At least the man had picked a good place to raise his child. Lucy might have become an East Coast transplant, but she'd loved growing up on the Lazy-B. The cattle ranch had been in the Buchanan family since her father was a boy, but now at least half the branded cattle growing fat on Lazy-B grass carried the Double-C brand, which was pretty much the largest operation in the state of Wyoming. It was owned by the Clay family. They happened to be Lucy's family, too, thanks to the marriage between Lucy's grandmother, Gloria, to Squire Clay, who was the ranching family's patriarch.
Lucy still considered marrying Gloria's daughter, Belle, to be the smartest thing her dad had ever done. Not because Belle was one of the wealthy, influential Clay clan, but because she made her dad happy. One summer, Belle had come to the Lazy-B to help Lucy recover from a knee injury that had landed her in a wheelchair for months, and she'd ended up becoming the only mother who mattered.
Now, Lucy tugged up the leg of her loose pajama bottoms and studied that same knee that she'd injured yet again.
It was covered with a miserable choreography of scars. They were long and had paled over the years, having been earned when she was twelve from being thrown from a horse that had been too wild for her not-inconsiderable horse skills. But the current problem with her knee showed no scar.
Just swelling and bruises that, over the course of the past several weeks, had evolved into a putrid shade of greenish yellow.
A truck heading up the drive caught her attention. She pushed down the pant leg as she watched the vehicle race along the gravel until it came to an abrupt stop next to Beck Ventura's dark blue pickup.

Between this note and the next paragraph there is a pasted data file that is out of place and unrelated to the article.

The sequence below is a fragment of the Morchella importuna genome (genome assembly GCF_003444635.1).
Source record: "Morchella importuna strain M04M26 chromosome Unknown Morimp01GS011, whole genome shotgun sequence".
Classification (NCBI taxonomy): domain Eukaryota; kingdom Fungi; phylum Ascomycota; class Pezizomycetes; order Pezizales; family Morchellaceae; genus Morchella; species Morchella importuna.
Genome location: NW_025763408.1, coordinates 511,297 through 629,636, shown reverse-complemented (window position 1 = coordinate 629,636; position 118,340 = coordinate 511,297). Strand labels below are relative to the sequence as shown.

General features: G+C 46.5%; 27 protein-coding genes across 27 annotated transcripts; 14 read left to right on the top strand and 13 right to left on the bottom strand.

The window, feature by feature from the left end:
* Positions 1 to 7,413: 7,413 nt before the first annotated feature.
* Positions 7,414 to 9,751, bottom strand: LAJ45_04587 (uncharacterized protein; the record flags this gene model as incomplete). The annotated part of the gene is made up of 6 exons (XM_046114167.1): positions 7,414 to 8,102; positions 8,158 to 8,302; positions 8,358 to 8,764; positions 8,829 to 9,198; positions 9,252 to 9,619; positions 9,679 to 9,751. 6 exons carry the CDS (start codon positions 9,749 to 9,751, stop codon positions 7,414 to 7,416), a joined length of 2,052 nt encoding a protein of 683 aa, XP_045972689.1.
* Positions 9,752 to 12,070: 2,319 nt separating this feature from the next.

She set aside her coffee again and pulled herself to her feet. "Caleb!" She'd wondered when he'd show his face.
Her brother stepped out of the truck, looking rumpled and crabby, although he slanted her a grin as he headed her way. "Hey." His voice was deep and he looked like their father, only his hair was as dark as chocolate, courtesy of Belle. "When the hell did you get here?"
"Last night. And when did you get old enough to be staying out all night?" she asked as he caught her in a big, welcoming hug.
He set her back on her feet and grinned. "Gonna rat me out to the folks?"
"I didn't interrupt Mom and Dad's vacation to tell them I was coming home until I got here, so I hardly think I'm going to interrupt them with tales of your wild ways," she said drily. "You were with Kelly, I suppose?" Kelly Rasmusson had been Caleb's girlfriend since high school, sticking with him even when he'd left for college and she'd stayed behind in Weaver.
Caleb grimaced a little. "Not this time." He reached over to nab her coffee for himself. His brown eyes squinted as he drank down the brew. "That the rental you drove all the way from New York?" He jerked his head toward the economy car that looked particularly small situated as it was in front of two large pickup trucks.
She nodded. "I'll need to turn it in sometime this week. There's an office over in Braden." The town was Weaver's closest neighbor, about thirty miles away. And even though both communities were small, when combined, they usually provided whatever the residents needed.
"I've got some stuff to take care of there this afternoon. I can take it if you want."
She wasn't about to turn down the offer. "How will you get back if you're driving it?"
Her brother just shrugged. "I'll grab a ride from someone," he said dismissively, just as the high-pitched whine of a power tool rent the air, startling Lucy. "Beck's at it early."
A shiver danced over her skin and she hitched her scarf up yet again. She'd forgotten how chilly it could be in the mornings even in the throes of summer. "When does he usually start?"